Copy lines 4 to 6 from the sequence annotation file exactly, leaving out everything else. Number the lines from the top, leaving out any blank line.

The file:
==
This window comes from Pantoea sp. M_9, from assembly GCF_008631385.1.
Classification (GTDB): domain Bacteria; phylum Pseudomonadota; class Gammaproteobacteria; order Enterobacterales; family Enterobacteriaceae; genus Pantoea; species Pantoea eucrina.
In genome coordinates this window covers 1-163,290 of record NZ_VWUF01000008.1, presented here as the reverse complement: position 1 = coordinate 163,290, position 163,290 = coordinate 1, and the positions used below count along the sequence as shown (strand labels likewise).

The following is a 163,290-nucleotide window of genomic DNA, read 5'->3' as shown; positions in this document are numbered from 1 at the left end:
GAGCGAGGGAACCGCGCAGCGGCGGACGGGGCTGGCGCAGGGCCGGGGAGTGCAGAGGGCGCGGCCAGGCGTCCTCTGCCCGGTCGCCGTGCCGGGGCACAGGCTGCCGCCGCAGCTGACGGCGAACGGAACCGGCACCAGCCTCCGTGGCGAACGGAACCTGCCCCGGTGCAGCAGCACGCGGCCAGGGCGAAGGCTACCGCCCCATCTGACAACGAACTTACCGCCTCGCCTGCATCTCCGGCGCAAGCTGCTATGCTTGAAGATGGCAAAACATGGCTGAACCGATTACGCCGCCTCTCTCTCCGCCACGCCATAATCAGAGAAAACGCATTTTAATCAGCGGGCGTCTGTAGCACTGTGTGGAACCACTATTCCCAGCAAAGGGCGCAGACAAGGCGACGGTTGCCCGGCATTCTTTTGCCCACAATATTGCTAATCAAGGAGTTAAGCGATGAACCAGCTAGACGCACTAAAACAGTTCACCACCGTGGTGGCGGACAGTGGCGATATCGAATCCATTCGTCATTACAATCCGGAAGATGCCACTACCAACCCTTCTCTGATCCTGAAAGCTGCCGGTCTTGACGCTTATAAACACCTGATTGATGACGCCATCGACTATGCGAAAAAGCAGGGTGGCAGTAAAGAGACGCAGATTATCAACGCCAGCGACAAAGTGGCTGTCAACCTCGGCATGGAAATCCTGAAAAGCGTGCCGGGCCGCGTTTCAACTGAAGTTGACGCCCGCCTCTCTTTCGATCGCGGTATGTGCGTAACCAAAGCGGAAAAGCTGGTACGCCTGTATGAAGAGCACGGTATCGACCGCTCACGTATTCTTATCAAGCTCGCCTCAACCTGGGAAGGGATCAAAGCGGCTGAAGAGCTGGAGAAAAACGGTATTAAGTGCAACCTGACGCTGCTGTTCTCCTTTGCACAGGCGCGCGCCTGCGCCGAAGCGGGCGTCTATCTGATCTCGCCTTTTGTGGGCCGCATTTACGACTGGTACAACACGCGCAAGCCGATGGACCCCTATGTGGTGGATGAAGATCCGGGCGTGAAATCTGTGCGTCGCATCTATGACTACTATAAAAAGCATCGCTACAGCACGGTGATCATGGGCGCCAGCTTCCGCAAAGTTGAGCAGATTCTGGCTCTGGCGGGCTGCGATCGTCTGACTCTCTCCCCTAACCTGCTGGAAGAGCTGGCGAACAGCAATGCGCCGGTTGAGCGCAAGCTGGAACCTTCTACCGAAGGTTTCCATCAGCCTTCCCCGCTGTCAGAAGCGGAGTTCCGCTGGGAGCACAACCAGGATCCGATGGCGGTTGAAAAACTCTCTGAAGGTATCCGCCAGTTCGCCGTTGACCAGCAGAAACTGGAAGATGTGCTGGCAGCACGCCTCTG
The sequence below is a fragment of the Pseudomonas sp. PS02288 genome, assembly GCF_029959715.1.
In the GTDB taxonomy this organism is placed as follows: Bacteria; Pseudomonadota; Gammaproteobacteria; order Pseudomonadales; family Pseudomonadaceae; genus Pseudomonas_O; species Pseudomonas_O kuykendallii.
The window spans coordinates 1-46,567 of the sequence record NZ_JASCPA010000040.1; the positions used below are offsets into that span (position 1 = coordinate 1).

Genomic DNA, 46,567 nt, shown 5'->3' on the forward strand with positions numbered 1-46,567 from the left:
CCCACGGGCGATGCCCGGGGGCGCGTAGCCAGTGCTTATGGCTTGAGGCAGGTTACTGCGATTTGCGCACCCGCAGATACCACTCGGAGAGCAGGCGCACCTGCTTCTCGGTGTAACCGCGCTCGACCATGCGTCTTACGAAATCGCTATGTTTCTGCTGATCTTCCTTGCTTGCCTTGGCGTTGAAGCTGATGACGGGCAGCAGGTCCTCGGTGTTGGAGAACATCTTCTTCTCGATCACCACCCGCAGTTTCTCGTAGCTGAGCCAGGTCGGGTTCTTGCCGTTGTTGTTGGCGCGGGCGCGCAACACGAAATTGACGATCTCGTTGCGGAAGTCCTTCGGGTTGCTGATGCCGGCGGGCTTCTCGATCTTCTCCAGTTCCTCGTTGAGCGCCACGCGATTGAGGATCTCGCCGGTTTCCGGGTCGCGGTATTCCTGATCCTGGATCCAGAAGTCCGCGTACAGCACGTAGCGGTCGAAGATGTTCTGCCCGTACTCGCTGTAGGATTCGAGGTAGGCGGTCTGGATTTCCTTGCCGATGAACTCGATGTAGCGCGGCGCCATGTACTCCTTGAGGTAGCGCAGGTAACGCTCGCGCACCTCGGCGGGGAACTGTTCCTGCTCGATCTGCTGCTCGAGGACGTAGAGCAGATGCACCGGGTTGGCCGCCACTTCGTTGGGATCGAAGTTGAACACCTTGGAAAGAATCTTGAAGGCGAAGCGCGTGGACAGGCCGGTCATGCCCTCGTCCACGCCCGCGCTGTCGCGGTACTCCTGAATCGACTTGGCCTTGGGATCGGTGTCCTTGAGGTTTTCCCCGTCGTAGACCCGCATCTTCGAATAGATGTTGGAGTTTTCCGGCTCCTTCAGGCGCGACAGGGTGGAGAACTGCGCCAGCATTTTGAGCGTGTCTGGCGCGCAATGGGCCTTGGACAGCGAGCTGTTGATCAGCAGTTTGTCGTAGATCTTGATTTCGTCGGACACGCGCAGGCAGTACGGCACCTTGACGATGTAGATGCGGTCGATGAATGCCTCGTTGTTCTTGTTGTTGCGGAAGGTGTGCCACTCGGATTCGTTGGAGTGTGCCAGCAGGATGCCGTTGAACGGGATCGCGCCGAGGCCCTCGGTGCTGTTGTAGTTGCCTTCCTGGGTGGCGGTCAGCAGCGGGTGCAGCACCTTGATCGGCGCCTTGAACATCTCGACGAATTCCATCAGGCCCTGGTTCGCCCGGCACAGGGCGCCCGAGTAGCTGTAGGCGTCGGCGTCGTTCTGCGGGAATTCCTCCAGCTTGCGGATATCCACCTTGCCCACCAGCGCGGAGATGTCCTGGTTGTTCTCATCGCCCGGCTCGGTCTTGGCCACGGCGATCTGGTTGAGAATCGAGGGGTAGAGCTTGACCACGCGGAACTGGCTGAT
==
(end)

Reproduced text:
The following is a 163,290-nucleotide window of genomic DNA, read 5'->3' as shown; positions in this document are numbered from 1 at the left end:
GAGCGAGGGAACCGCGCAGCGGCGGACGGGGCTGGCGCAGGGCCGGGGAGTGCAGAGGGCGCGGCCAGGCGTCCTCTGCCCGGTCGCCGTGCCGGGGCACAGGCTGCCGCCGCAGCTGACGGCGAACGGAACCGGCACCAGCCTCCGTGGCGAACGGAACCTGCCCCGGTGCAGCAGCACGCGGCCAGGGCGAAGGCTACCGCCCCATCTGACAACGAACTTACCGCCTCGCCTGCATCTCCGGCGCAAGCTGCTATGCTTGAAGATGGCAAAACATGGCTGAACCGATTACGCCGCCTCTCTCTCCGCCACGCCATAATCAGAGAAAACGCATTTTAATCAGCGGGCGTCTGTAGCACTGTGTGGAACCACTATTCCCAGCAAAGGGCGCAGACAAGGCGACGGTTGCCCGGCATTCTTTTGCCCACAATATTGCTAATCAAGGAGTTAAGCGATGAACCAGCTAGACGCACTAAAACAGTTCACCACCGTGGTGGCGGACAGTGGCGATATCGAATCCATTCGTCATTACAATCCGGAAGATGCCACTACCAACCCTTCTCTGATCCTGAAAGCTGCCGGTCTTGACGCTTATAAACACCTGATTGATGACGCCATCGACTATGCGAAAAAGCAGGGTGGCAGTAAAGAGACGCAGATTATCAACGCCAGCGACAAAGTGGCTGTCAACCTCGGCATGGAAATCCTGAAAAGCGTGCCGGGCCGCGTTTCAACTGAAGTTGACGCCCGCCTCTCTTTCGATCGCGGTATGTGCGTAACCAAAGCGGAAAAGCTGGTACGCCTGTATGAAGAGCACGGTATCGACCGCTCACGTATTCTTATCAAGCTCGCCTCAACCTGGGAAGGGATCAAAGCGGCTGAAGAGCTGGAGAAAAACGGTATTAAGTGCAACCTGACGCTGCTGTTCTCCTTTGCACAGGCGCGCGCCTGCGCCGAAGCGGGCGTCTATCTGATCTCGCCTTTTGTGGGCCGCATTTACGACTGGTACAACACGCGCAAGCCGATGGACCCCTATGTGGTGGATGAAGATCCGGGCGTGAAATCTGTGCGTCGCATCTATGACTACTATAAAAAGCATCGCTACAGCACGGTGATCATGGGCGCCAGCTTCCGCAAAGTTGAGCAGATTCTGGCTCTGGCGGGCTGCGATCGTCTGACTCTCTCCCCTAACCTGCTGGAAGAGCTGGCGAACAGCAATGCGCCGGTTGAGCGCAAGCTGGAACCTTCTACCGAAGGTTTCCATCAGCCTTCCCCGCTGTCAGAAGCGGAGTTCCGCTGGGAGCACAACCAGGATCCGATGGCGGTTGAAAAACTCTCTGAAGGTATCCGCCAGTTCGCCGTTGACCAGCAGAAACTGGAAGATGTGCTGGCAGCACGCCTCTG
The sequence below is a fragment of the Pseudomonas sp. PS02288 genome, assembly GCF_029959715.1.